Dave: I think it really teaches you the fundamentals of leadership. I think I’ve read a lot of books and you try and conjure up all of them, and I guess the best endorsement for it is that it’s the one I think about the most. He really talks about the levels of leadership, and allows you to pick a category and it gives you a defined path to increasing your level of leadership. That can play really well in small businesses, all the way up to large businesses, and it’s allowed me to stair step during the growth of my business. So, that’s my favorite book.

Andrew: Here’s another one. I love this. I don’t think I miss an episode and I savor them, they’re so good. The ‘Marketplace Podcast’ from NPR, what do you like about that?

Dave: Well, I love Kai.

Andrew: Kai Risdol.

Dave: Kai Risdol. It’s just such a comprehensive website. It is hard to keep up with, on a daily basis. It’s 30 minutes, but it’s still digestible. I try to listen to, about 10 minutes of it on my ride to work in the morning, and then I’ll try to catch the second part, either during lunch or right after work. It automatically downloads again, at about 6:30 when it’s sent to my podcast. It’s free, and it just keeps you up to date with the news. I know that most of the entrepreneurs out there are probably so busy that it’s hard to keep up with everyday news stuff.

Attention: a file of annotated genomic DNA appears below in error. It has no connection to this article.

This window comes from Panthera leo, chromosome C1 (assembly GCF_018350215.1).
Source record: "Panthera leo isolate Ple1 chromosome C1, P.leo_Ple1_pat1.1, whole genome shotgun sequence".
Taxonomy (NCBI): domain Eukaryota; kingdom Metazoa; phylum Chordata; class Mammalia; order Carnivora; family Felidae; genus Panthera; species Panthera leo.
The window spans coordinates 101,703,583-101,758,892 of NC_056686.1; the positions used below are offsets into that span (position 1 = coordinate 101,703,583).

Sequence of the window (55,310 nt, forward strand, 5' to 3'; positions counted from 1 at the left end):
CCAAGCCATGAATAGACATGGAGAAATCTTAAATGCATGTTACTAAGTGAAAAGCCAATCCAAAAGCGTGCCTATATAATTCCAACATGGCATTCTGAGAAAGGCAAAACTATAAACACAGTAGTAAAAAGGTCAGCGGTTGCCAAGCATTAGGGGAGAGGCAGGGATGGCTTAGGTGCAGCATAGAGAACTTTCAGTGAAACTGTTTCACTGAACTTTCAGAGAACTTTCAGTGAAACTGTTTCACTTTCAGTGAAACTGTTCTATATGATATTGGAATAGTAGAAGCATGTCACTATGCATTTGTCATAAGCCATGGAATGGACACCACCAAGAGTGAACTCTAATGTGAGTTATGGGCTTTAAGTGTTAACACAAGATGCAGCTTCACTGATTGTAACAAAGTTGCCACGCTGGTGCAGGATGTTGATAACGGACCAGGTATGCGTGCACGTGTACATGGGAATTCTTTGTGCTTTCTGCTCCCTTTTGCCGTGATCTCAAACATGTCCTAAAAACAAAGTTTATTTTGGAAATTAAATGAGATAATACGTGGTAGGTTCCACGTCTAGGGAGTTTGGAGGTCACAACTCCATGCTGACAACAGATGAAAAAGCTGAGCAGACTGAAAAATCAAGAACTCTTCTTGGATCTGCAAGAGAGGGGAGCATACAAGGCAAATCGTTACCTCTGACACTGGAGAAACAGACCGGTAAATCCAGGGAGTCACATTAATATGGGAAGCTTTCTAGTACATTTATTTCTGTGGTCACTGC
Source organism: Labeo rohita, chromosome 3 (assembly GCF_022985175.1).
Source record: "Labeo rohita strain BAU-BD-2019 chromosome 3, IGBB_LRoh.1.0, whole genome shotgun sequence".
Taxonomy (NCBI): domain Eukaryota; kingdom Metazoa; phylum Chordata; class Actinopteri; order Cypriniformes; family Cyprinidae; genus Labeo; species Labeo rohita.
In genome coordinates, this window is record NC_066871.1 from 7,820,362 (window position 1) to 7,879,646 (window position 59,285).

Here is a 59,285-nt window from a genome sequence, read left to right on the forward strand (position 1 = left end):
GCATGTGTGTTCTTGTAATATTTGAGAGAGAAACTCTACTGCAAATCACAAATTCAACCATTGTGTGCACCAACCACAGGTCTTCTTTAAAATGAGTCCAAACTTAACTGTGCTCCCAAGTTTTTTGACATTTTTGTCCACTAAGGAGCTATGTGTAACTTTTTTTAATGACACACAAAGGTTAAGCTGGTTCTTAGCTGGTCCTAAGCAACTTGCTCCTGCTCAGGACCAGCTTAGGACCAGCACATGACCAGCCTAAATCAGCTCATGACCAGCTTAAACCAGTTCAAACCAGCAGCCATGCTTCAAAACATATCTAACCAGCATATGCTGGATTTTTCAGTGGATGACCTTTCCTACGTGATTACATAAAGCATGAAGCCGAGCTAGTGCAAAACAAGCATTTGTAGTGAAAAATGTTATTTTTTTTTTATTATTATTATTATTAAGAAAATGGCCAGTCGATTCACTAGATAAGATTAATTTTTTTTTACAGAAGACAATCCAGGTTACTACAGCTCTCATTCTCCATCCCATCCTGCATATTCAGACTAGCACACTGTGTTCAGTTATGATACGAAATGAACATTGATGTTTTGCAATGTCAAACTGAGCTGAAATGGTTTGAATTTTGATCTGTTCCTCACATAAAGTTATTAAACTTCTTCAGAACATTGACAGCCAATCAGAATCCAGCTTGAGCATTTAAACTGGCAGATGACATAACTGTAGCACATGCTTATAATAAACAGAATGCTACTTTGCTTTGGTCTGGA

Andrew: That is the way that you keep up with business news,”Marketplace Podcast”. I should say, by the way, I got it wrong. I meant “Planet Money”. That’s the one that I love. “Planet Money” breaks down complicated topics and explains it very slowly and in an interesting way. I feel like I understand what’s going on in Greece. I feel like I understand why Greece could end up being a domino that leads to destruction in all of Europe. They’re just interesting. Alright, final one is “Freakonomics Podcast”. Why that?